To rebut Miller, appellant called Mr. Finster, the Supervising Parole Agent for the CYA in San Francisco, who had been in parole work for 12 years and was familiar with the facilities available to the juvenile court, including those of the CYA. Finster stated that he could not draw any conclusions as to whether appellant would be amenable to juvenile court facilities from the report without access to psychiatric or psychological tests or a social history. He indicated that youngsters charged with murder had been committed to the CYA, that appellant's past behavior was similar to that of most cases received by the CYA, and showed less criminal activity than that of the majority of CYA wards.

Thereafter, the juvenile court found that each of the minors was a person described in section 602 of the Welfare and Institutions Code. The court further found that Lewis, who was under the age of 16, would be amenable to the care and treatment of the juvenile court, while appellant and Brown, who were over 16, would not be amenable to the juvenile court programs. Accordingly, the court ordered the petition as to appellant and Brown filed in the juvenile court dismissed and directed their prosecution in the superior court. Appellant's subsequent motion of once in jeopardy was denied.

Thereafter, on August 15, 1968, appellant, Brown and Dennis Parrish, who was over 18 and charged as an adult, were indicted by the grand jury for the murder of the bus driver. After counsel was appointed to represent appellant, the court denied a motion to dismiss the indictment made pursuant to Penal Code section 995 on the grounds that the superior court lacked jurisdiction because of improper certification. Subsequently, the trials of Parrish and Brown were severed.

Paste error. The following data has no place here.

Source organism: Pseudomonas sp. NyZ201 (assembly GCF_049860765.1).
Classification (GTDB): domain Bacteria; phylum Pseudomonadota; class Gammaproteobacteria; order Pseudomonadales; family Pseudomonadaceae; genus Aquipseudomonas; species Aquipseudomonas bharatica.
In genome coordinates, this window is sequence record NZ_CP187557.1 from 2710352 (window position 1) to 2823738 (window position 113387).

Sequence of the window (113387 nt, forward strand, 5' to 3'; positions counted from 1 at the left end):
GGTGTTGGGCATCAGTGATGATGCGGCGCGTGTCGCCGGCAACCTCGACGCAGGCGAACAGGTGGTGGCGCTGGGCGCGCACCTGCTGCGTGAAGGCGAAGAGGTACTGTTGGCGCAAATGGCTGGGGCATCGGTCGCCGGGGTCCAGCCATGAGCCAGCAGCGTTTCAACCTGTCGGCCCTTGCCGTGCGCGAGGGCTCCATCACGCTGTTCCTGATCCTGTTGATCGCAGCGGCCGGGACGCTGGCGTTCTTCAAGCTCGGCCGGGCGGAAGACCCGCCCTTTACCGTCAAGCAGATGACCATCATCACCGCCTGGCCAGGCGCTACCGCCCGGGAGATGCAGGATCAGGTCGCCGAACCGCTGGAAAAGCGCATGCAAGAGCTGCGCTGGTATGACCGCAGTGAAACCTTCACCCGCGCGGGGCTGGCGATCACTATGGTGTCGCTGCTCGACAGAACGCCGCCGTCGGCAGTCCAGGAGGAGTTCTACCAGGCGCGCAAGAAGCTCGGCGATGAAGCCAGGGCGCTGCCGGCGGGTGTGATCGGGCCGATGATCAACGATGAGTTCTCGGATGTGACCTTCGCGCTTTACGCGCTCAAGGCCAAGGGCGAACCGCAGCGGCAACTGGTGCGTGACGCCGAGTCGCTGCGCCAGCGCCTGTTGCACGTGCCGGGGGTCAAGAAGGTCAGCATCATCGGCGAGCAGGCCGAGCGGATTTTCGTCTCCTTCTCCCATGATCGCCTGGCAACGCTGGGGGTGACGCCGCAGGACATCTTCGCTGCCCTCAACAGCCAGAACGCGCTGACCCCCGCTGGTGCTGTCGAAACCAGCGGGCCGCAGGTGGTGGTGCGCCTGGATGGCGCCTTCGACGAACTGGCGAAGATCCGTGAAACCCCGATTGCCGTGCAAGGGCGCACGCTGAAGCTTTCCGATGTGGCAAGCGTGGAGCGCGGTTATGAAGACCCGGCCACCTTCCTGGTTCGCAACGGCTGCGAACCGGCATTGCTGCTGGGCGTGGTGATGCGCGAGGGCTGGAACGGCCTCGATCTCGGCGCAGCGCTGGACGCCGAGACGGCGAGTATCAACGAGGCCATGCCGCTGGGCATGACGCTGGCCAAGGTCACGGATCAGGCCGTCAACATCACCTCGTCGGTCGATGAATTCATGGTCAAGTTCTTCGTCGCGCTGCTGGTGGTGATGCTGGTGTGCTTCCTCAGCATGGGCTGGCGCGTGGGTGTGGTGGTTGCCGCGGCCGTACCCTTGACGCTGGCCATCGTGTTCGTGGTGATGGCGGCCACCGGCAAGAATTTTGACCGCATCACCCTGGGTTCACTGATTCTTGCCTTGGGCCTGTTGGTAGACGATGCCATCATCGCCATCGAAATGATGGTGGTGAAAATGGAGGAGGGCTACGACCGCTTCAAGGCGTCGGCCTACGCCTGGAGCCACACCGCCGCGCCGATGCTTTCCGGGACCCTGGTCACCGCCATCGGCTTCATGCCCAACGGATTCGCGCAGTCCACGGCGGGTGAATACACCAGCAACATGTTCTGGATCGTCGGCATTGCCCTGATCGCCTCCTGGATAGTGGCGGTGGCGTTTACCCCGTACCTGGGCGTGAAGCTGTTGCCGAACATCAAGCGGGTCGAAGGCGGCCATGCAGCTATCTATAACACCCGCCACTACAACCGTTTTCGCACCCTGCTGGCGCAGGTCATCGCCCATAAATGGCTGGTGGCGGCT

Contentions identical to those made by appellant concerning double jeopardy and the constitutionality of the transfer procedure (Welf. & Inst.Code, §§ 701--707) were recently rejected by this court (Division Four) in People v. Brown, 13 Cal.App.3d 876, 91 Cal.Rptr. 904. The court said at pages 880 and 881, 91 Cal.Rptr. at page 906: 'Under Welfare and Institutions Code section 701, the court is first to consider, at the jurisdictional hearing, 'only the question whether the minor is a person described by (section) 602.' It is provided by section 702 that '(a)fter hearing such evidence, the court shall make a finding, Noted in the minutes of the court, whether or not the minor is a person (coming within the court's jurisdiction).' (Italics added.) Section 702 (and later sections) go on to provide for further and separate proceedings to decide upon placement after adjudication had occurred. (Cf. In re Corey (1968) 266 Cal.App.2d 295 (72 Cal.Rptr. 115).) It is then provided in section 707 (in language which might sequentially be better placed before the dispositional provisions of section 702) that (a)t any time During a hearing upon a petition * * * when substantial evidence has been adduced to support a finding that the minor was 16 years of age or older at the time of the alleged commission of such offense and that the minor would not be amenable to * * * the facilities of the juvenile court * * * the court may make a finding Noted in the minutes of the court that the minor is not a fit and proper subject to be dealt with under (the Juvenile Court Law) * * *.' (Italics...